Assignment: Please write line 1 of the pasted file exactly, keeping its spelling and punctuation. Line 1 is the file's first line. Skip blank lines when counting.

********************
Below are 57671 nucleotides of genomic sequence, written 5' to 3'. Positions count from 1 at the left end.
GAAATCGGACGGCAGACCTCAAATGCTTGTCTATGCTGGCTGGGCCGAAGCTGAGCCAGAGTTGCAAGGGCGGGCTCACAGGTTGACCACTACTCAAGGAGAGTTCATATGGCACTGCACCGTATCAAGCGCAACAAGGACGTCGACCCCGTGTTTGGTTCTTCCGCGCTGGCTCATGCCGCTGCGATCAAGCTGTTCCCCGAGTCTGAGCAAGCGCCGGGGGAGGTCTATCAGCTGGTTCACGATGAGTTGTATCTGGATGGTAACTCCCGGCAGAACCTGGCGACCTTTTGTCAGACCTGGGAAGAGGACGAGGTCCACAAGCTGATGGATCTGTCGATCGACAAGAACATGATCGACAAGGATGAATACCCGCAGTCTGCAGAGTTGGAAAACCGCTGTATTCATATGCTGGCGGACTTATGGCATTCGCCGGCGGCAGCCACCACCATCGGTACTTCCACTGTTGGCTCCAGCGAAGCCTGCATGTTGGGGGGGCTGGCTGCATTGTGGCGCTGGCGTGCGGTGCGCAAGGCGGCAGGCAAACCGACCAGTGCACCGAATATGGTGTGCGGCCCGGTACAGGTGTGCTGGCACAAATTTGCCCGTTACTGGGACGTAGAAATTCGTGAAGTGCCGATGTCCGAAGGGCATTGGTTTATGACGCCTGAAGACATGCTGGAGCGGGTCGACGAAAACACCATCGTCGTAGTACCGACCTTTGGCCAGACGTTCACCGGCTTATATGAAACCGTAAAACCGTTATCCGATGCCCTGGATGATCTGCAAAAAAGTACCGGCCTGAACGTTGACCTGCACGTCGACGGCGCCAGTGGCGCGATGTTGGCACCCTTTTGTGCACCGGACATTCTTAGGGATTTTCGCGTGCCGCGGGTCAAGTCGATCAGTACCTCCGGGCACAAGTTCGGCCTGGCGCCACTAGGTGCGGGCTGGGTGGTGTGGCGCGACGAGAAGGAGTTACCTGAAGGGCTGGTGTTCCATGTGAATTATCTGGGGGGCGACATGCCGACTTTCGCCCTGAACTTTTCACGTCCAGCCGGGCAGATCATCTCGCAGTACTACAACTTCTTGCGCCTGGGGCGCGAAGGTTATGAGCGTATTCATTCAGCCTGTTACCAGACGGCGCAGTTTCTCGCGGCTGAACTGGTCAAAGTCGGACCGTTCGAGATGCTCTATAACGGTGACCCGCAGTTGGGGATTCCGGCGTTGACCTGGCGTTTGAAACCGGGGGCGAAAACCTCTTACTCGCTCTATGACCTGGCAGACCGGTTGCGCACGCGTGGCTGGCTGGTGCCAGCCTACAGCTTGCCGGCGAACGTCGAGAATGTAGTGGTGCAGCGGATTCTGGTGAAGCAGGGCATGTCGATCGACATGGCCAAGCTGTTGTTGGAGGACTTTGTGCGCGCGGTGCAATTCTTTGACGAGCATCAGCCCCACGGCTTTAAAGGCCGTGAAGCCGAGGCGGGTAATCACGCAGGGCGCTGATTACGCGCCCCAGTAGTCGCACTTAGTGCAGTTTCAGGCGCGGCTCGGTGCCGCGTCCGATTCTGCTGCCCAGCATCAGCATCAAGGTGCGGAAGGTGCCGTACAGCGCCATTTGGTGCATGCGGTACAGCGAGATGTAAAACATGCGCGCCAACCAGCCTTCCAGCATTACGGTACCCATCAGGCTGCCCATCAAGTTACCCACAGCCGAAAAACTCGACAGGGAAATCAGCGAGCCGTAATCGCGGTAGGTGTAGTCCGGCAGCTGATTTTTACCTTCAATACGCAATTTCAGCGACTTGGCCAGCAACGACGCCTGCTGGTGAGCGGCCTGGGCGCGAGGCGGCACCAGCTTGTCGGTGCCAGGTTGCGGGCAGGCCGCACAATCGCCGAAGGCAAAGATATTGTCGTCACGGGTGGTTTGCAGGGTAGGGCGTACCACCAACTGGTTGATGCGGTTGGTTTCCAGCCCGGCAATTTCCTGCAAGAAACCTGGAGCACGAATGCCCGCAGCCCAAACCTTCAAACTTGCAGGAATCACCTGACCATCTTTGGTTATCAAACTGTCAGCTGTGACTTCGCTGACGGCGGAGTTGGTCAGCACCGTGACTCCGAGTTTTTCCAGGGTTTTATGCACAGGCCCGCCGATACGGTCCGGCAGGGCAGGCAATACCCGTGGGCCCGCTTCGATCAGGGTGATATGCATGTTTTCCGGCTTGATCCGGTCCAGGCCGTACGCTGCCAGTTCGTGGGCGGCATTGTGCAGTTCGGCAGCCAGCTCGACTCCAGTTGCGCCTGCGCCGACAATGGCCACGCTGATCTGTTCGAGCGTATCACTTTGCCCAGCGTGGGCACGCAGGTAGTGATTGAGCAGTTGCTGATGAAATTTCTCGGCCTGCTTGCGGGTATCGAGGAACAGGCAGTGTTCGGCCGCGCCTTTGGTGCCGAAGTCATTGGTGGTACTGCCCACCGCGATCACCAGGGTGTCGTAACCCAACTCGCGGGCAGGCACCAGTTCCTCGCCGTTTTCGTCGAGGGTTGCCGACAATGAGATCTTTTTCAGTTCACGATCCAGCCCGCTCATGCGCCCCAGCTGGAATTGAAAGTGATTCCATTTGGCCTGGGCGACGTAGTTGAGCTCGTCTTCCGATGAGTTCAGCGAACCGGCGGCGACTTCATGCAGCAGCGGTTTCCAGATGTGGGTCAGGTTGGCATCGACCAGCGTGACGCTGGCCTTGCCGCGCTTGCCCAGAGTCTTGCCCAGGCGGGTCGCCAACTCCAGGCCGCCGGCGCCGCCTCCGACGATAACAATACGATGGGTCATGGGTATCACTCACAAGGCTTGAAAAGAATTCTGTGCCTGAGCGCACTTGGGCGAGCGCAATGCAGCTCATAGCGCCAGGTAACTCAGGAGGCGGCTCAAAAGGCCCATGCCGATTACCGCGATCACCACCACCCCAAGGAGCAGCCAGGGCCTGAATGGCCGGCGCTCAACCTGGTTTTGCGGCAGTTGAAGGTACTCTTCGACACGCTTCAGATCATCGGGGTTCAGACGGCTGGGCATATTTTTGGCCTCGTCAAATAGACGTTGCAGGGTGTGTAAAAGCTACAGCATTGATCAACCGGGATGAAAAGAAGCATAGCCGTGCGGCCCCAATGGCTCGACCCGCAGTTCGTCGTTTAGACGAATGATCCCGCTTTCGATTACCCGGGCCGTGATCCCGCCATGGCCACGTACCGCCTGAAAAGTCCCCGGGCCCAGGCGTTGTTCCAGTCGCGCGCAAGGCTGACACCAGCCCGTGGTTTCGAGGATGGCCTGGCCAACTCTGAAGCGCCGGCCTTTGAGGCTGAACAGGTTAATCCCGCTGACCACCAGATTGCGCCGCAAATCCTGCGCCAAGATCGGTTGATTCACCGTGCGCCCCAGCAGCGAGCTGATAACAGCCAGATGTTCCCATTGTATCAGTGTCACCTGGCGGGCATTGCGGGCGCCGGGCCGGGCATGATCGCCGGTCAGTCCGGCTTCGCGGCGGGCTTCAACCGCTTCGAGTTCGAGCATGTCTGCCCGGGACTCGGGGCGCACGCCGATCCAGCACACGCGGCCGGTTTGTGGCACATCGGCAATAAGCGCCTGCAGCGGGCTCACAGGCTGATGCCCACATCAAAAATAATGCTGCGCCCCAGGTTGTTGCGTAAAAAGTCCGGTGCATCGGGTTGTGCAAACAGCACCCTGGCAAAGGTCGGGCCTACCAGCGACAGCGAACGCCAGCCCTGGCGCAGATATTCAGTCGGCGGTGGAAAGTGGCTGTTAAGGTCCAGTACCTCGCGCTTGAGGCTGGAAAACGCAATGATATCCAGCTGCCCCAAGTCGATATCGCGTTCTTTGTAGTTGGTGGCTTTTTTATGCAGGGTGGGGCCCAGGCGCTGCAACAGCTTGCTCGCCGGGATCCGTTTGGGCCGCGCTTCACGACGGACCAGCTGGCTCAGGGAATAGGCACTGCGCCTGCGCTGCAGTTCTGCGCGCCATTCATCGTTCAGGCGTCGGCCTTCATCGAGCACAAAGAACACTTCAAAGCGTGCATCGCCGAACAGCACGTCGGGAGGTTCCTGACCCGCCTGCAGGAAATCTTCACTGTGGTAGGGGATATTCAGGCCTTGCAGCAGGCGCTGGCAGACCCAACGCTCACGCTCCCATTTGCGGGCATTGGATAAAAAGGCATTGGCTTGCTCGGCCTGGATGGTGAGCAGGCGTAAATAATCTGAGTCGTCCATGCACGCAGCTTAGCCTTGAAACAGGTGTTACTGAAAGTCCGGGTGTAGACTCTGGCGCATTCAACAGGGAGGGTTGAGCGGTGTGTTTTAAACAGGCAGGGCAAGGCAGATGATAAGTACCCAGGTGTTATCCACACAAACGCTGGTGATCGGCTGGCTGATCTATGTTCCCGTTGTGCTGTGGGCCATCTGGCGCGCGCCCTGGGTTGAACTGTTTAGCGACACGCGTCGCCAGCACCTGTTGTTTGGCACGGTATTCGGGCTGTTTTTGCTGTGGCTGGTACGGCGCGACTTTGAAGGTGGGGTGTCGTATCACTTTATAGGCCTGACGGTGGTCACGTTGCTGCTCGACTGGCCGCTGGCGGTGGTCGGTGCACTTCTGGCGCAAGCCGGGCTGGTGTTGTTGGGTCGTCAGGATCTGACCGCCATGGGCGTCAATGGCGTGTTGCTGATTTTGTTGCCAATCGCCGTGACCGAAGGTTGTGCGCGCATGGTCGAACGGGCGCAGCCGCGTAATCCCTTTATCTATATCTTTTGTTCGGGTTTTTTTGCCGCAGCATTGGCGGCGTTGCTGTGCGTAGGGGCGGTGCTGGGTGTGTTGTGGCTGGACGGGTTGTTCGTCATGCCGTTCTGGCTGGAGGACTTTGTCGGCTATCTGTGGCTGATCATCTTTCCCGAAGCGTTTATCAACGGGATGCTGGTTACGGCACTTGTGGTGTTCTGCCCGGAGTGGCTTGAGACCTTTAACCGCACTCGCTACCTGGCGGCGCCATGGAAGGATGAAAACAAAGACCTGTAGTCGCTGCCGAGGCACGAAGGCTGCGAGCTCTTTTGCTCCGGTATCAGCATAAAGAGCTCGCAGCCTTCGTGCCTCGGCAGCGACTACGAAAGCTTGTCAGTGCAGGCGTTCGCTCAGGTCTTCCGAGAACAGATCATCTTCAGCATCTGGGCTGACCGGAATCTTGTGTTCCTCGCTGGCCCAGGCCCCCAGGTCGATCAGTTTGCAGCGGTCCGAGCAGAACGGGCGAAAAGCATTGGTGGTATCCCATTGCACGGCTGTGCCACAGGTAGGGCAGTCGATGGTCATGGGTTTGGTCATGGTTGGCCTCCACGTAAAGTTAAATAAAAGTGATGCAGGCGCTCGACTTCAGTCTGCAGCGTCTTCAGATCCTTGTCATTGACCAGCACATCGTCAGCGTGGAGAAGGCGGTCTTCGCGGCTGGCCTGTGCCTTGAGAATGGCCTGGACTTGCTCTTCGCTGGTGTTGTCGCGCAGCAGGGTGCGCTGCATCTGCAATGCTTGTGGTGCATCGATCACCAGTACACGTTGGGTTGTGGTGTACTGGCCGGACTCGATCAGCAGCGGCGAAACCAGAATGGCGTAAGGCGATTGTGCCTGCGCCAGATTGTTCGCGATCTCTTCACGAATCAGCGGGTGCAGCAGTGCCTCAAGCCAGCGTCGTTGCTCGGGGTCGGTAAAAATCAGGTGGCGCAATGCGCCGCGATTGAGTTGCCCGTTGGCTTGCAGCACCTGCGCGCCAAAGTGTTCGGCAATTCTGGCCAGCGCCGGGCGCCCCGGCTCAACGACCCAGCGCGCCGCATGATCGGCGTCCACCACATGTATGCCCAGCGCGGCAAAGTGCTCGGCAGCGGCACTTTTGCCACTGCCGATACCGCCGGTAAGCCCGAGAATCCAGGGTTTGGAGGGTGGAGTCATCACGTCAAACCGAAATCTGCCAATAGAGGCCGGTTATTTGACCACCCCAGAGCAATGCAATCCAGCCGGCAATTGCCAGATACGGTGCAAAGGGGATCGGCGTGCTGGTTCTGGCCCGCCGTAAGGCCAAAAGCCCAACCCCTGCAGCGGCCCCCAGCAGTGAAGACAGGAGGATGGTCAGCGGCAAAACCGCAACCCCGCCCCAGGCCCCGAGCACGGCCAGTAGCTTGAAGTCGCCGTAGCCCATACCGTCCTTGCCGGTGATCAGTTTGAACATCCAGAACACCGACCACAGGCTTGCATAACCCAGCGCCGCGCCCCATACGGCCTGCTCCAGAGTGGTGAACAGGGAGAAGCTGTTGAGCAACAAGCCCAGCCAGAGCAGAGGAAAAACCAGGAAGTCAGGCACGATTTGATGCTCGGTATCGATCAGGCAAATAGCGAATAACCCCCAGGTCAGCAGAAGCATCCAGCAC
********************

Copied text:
Below are 57671 nucleotides of genomic sequence, written 5' to 3'. Positions count from 1 at the left end.